L’Encyclopédie de l’histoire du Québec / The Quebec History Encyclopedia
French and English Relations in Montreal
The Gavazzi Riots
[This text was written by Stephen Leacock in 1942. For the precise citation, see the end of the document.]
The question of clashes between the races in Montreal has been mentioned above. This, of course, is the abiding danger in the life of the city. The soil under the feet of its people covers ashes never extinct. Its real volcano still smolders. Every now and then such clashes have occurred, on a minor scale, and occur as election riots. At times in the past they have occurred in a form to create the gravest alarm.
A case in point is the Gavazzi Riot of 1853 to which a reference was made in a previous chapter. Here the danger was heightened by the further intrusion of Irish animosity. The Irish being mainly Roman Catholics, but speaking English, would naturally seem a sort of connecting link, an element of union between the two races. Unfortunately this is not so. Indeed, the case is the other way - or at least was the other way during most of the history of the city. The Irish being against England for Ireland's sake, many of them, refugees and outcasts from a land depopulated under British rule, were more anti-British than the French themselves. Whenever all these elements coincide and combine the results have always been terrible to contemplate.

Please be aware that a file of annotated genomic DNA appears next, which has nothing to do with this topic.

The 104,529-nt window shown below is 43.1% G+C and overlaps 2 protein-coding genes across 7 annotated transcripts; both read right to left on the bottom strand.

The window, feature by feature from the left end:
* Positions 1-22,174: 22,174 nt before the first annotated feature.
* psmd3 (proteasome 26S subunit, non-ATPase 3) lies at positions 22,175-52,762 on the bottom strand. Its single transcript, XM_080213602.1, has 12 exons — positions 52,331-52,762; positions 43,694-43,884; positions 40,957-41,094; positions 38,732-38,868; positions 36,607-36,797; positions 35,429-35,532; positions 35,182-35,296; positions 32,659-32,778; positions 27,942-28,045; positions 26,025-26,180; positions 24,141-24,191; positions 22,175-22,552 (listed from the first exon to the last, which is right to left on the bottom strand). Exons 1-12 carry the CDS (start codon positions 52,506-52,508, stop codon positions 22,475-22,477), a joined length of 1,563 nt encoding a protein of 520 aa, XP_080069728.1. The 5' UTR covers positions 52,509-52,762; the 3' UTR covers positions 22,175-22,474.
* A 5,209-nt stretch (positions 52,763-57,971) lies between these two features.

Father Alessandro Gavazzi was an Italian ex-Roman Catholic priest who had given up being that kind of father. He was, or said he was, an Italian patriot, a thing that sounded better then than it does now. For these were the days of the sorrows of Italy under Austrian rule, of England's sympathy, and presently of the hero worship of Garibaldi's red shirt-the shirt now turned to black.
Gavazzi came to the United States, lecturing, on Italian Liberty and Romish Tyranny. He could do a turn on either. He came to Quebec, lectured on the Inquisition, and narrowly escaped from the row that followed. Then he came to Montreal to speak in the Zion Church that stood on what was still called the Haymarket (Victoria Square). The audience, scenting danger, or a good time, came well armed. The garrison contributed a detachment of Cameron Highlanders concealed near the church. The Mayor was there, all ready to read the Riot Act. There was angry controversy afterward as to whether the scene was all set for the riot or the riot set the scene. At any rate, a body of Irishmen tried to break into the church where Gavazzi was lecturing. Firing broke out. The audience left the church. A confused crowd was apparently, as we now say, "milling round" on Beaver Hall Hill, some fighting, some trying to get away. The Mayor, Charles Wilson, read the Riot Act ... without avail . . . the fight went on; the soldiers fired. Forty people were shot down, others trampled down as the mob broke and ran. Gavazzi got out with his life and was smuggled across the river. The town seemed appalled. There was no inquiry, no arrests-just horror. They had raised the devil.
Source : Stephen LEACOCK, Montreal : Seaport and City, New York, Doubleday, 1942, 340p., pp. 282-283.
© 2005 Claude Bélanger, Marianopolis College